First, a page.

They have fought and won many battles for ‘Fair Trade’ value of their precious crops. They live very meager lives at subsistence levels and are currently enduring a lot of pressure to yield their small farms to the encroaching companies. Mainly because, big concerns such as Starbucks are busy developing a market of coffee drinkers in China and that has brought increased demand for coffee. Side bar: as industrious as the Chinese are, and taking into consideration the far less caffeinated national drink of tea, what are we to expect when they load up on coffee!! LOL
Now let’s look at the way the corporations that own these larger plantations operate. Firstly, shade grown coffee, though its better for the ecology, the farmers, and the consumers, it is not as profitable. So, the coffee is taken from the shade canopy, put out into hugh fields that have been stripped of all vegetation. The tender young coffee plants are without support. It is a mono culture. And that word, ‘mono’ means one in the most dangerous way there is to be one.
Gone are the friendly insects that bring to the plant what it needs and remove waste that it does not need. Gone the friendly plants with it’s pollens, the flavours it puts into the earth, the shade, the birds that arrive with essential offerings.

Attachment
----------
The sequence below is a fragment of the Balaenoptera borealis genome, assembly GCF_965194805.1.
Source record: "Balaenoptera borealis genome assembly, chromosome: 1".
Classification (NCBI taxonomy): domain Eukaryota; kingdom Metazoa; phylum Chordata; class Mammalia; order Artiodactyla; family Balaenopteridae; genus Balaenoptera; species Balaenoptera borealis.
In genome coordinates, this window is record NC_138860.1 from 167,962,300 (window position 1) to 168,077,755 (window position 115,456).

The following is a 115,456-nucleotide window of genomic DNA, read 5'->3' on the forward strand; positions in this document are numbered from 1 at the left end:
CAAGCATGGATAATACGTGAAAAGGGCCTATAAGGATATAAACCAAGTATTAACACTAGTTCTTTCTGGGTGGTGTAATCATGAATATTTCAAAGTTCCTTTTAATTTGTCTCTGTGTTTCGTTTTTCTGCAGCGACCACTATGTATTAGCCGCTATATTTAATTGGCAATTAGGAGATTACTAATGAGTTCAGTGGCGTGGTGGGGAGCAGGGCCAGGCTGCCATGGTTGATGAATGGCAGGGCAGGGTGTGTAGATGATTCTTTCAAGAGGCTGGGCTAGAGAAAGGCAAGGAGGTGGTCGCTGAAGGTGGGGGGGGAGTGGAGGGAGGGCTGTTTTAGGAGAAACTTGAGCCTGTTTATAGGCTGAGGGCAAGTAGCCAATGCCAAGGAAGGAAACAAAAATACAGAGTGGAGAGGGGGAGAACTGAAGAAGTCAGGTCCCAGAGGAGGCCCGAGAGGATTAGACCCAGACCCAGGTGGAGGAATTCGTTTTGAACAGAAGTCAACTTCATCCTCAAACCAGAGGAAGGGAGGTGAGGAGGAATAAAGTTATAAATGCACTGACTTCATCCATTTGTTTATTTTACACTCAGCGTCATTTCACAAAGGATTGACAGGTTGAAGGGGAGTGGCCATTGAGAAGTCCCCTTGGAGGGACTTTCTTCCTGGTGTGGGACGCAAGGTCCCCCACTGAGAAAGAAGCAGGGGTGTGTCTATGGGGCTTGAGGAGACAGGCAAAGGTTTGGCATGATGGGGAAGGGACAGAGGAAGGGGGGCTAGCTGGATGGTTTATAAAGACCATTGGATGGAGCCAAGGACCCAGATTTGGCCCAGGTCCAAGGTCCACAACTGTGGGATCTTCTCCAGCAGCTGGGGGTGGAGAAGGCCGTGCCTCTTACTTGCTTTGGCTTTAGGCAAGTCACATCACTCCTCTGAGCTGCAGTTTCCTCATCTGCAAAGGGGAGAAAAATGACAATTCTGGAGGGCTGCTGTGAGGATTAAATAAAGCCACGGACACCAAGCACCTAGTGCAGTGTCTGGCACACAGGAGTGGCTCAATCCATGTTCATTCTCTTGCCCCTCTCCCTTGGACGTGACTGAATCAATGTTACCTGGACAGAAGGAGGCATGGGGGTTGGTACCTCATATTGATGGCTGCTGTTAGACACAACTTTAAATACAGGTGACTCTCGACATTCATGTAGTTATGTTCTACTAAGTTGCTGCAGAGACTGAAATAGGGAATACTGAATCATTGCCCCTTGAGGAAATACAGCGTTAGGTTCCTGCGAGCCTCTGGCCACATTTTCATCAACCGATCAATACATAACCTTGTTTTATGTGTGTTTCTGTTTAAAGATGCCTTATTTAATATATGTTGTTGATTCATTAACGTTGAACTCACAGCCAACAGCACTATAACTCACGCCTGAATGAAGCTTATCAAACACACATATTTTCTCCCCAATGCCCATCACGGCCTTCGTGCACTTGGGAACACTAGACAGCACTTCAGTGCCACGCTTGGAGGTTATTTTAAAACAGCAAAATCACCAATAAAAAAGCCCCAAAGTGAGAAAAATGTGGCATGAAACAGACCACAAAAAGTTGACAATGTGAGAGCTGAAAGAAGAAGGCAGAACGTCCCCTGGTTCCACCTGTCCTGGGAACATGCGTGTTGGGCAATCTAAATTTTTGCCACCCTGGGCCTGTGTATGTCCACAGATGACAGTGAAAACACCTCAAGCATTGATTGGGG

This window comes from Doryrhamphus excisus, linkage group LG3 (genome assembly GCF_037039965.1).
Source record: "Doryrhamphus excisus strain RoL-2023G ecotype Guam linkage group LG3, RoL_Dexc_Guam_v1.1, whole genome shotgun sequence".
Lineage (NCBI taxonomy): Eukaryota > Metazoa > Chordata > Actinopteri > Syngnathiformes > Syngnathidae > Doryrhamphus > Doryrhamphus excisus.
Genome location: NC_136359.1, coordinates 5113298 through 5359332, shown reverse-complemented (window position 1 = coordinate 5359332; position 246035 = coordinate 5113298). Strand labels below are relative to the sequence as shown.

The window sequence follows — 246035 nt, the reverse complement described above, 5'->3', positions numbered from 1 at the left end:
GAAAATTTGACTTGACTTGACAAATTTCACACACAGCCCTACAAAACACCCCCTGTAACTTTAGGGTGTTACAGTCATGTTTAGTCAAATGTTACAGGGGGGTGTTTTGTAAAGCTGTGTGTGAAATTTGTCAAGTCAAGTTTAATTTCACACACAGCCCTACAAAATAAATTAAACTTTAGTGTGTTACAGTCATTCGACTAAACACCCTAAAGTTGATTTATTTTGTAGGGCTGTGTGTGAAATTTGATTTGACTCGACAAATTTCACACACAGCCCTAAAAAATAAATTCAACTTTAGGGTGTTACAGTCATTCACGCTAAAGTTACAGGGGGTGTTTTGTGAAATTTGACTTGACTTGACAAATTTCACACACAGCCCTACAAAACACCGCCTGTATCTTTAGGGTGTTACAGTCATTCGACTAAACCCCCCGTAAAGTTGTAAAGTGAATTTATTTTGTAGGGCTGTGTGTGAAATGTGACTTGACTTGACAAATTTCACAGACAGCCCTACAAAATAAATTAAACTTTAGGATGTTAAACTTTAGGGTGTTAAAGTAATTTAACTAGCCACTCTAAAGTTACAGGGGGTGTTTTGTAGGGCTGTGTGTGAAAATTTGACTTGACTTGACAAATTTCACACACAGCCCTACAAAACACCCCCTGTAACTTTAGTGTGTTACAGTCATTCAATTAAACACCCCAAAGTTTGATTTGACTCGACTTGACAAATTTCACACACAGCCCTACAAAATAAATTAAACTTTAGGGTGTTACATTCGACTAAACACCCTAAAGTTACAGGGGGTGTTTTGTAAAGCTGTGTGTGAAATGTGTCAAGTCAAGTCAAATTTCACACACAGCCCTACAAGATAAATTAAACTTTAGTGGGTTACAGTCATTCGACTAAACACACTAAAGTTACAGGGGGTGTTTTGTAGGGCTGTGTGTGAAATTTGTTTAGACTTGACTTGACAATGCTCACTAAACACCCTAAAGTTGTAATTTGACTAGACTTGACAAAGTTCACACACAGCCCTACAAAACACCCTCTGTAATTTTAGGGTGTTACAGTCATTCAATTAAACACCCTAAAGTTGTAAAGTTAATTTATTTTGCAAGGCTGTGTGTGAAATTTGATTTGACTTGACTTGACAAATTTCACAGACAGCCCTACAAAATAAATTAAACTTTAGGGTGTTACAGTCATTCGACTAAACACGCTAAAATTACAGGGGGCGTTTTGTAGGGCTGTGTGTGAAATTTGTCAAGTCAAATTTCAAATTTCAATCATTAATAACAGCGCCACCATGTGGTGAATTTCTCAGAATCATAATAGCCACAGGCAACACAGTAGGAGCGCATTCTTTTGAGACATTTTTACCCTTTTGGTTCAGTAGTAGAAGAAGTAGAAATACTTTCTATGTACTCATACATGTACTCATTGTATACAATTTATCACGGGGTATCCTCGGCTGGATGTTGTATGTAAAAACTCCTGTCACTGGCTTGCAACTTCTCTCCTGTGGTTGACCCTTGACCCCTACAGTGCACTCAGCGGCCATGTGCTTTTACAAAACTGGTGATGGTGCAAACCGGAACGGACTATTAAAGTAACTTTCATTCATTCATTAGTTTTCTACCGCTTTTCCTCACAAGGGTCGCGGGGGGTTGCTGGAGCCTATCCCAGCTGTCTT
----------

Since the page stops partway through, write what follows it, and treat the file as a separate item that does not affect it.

Gone, because we have ‘ONE’ and one only. Think about it; how healthy would you be eating only one food?
So there you have it, row after row of coffee plants growing in the blazing sun, because that speeds up the ripening of the coffee cherries. But remember that the coffee plant, like the orange tree, has everything from the bud of the blossom to the fully ripe cheery on one bush. Now add this… the harvesting machines…gone are the human harvesters that select and pick just the red cheery and in its place the machine that strips all the fruit from the bush.
The main reason these coffee plants survive at all is because of the chemicals that are lavished on the plant at all stages of its growth. Would the bees survive to pollinate the flowers? Would those chemicals that are sprayed on the crops merely wash off when they harvest the fruit? How could it, it’pigmentations in the earth, the air and the water. Okay, I’ll leave you with this single image which I hope expresses a very real concern that you can actually do something about:
When you learn that the skin on the hands and arms of both the Africans & Latin Americans looses it’s pigmentation and that it never returns you are then in the ‘picture’. Those that spray the crops wear space suits – those that work with the harvested coffee berries use their bare hands. Some studies blame the ‘withdrawal’ that some folks have when they suddenly stop drinking coffee on the caffeine. The more likely culprit is the chemical cocktail that induces the symptoms of withdrawal.
1,000 chemicals are used to create the chemical cocktails that keep the coffee bushes from being invaded by foreign bodies. 1,000. No, I’m not kidding. Go look it up. Organic Fair Trade coffee is now available everywhere. Considering how much coffee is consumed…. almost everywhere in the world, could you think of a better way to change the world than by putting an echo friendly coffee in your cup?
What’s in your cup; a community or a commodity?